Whether she's deified as goddess and mother or demonized as temptress, it's kaya - her mythopoeic body - that determines patriarchal assumptions about women and, thus, of social norms. From inheritance to marriage to role-playing. In exploring the feminine identity by women artists in its recent show, Ganges Art Gallery was perceptive in entitling it Kaya, emphasizing a fundamental civilizational dichotomy that women themselves, indoctrinated over the ages, had come to accept till recently. Because a woman's identity has always been circumscribed, first of all, by her body. The artists who addressed this with provocative aggression were, first of all, Moutushi Chakraborty and Megha Joshi. In her ink drawings, Chakraborty went back to primitive fertility cults and the grotesque tumescence of mother goddess figurines to exaggerate those features of a woman's body that declare both her sexuality and her state of motherhood. She reinvented with searing irony that object of perverse male dominance, the chastity belt, even turning it into a thorn-lined armour to place the female torso under lock and key and fend off trespassers. Joshi's work with dried gourds and paper pulp was disturbingly evocative of limp, aged, discoloured breasts that could belong as much to Mother Earth matriarchs as to abused survivors, who could, ironically enough, be the same.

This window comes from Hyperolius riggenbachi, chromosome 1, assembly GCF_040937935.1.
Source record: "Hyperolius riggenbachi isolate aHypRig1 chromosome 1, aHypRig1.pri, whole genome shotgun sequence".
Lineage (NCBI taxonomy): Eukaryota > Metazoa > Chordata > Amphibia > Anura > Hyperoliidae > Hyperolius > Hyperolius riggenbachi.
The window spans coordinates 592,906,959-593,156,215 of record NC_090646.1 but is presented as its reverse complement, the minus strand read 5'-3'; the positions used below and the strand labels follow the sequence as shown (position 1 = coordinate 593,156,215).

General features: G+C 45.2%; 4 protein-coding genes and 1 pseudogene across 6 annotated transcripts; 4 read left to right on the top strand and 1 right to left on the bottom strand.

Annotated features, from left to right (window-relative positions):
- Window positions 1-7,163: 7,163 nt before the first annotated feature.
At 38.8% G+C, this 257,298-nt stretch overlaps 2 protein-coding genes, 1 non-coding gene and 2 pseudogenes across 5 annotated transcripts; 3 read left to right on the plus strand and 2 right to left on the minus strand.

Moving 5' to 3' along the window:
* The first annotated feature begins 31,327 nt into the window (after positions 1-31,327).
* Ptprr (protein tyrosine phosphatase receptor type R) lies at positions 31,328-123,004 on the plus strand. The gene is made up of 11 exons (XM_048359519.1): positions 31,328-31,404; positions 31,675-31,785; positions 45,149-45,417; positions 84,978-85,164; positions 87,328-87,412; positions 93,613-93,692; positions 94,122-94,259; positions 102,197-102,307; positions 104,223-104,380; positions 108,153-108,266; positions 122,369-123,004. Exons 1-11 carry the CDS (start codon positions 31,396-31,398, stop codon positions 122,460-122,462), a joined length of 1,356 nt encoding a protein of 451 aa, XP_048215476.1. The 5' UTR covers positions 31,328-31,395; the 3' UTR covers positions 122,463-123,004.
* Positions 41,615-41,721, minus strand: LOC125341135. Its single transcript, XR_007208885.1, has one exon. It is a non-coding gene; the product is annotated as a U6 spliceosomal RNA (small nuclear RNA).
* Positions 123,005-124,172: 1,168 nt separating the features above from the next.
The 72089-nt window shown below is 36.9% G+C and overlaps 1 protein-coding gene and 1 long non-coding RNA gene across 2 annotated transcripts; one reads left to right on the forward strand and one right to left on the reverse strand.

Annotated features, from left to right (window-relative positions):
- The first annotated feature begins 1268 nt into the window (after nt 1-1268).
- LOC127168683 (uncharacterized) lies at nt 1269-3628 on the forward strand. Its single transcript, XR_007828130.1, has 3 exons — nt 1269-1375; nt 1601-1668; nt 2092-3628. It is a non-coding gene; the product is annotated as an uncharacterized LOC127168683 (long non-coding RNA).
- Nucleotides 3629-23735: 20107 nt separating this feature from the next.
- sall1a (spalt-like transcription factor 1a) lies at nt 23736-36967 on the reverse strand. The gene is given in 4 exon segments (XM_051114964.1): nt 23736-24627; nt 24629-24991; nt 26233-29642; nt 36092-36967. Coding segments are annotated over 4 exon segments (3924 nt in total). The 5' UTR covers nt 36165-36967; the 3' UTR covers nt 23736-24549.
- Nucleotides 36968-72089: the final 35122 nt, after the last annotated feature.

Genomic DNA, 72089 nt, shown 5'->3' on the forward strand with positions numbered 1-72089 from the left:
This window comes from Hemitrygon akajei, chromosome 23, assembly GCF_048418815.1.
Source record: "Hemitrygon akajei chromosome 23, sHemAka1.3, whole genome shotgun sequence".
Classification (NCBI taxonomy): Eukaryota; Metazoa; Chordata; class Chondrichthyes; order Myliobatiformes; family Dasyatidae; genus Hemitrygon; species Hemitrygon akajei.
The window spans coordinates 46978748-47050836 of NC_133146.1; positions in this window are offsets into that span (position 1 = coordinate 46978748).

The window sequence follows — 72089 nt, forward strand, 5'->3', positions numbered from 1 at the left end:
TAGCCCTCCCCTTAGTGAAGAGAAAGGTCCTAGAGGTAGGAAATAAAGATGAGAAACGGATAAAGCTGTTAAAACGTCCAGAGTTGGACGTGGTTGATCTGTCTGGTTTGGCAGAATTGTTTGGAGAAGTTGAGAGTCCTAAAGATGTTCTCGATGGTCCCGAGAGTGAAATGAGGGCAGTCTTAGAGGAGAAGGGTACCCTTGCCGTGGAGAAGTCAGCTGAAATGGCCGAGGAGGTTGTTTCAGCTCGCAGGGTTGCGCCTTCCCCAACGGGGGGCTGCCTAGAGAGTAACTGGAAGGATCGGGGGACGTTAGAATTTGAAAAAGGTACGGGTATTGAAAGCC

Mahjabin I. Majumdar and Rashmee Pal Chouteau investigated the woman's body as a construct of the male gaze. Majumdar insinuated the dilemma of women in traditional, particularly subcontinental, culture. Playing with the idea behind the hijab (or the ghunghat), which prescribes precisely how much a woman may reveal, she suggested it can be manipulated to obscure and assert by turn the woman's identity as an individual. With Chouteau, the feminine mouth turns into a fantasy trip - full, red, succulent - an orifice of mysteries and rich eroticism.
For Manjari Chakravarti and Nandini Chirimar, the axis shifted to the woman's private mythology rooted in the miscellany of life for she hoards old things as much as memories. Chakravarti confessed that she collects memories, thoughts and observations. You can see how, spiced with the wonder of Lewis Carroll's Alice - her protagonist - it's all stirred into a dense, seductive wonderland in mixed media in an ornate period style of book illustration or reinvented into quaint cut-outs, like in pop-up books. And Chirimar, recognizing that one's identity is defined by the fragments of one's experiences, reads trivial objects as loaded signs that offer a frame of reference not only to be lived by but also mined for art.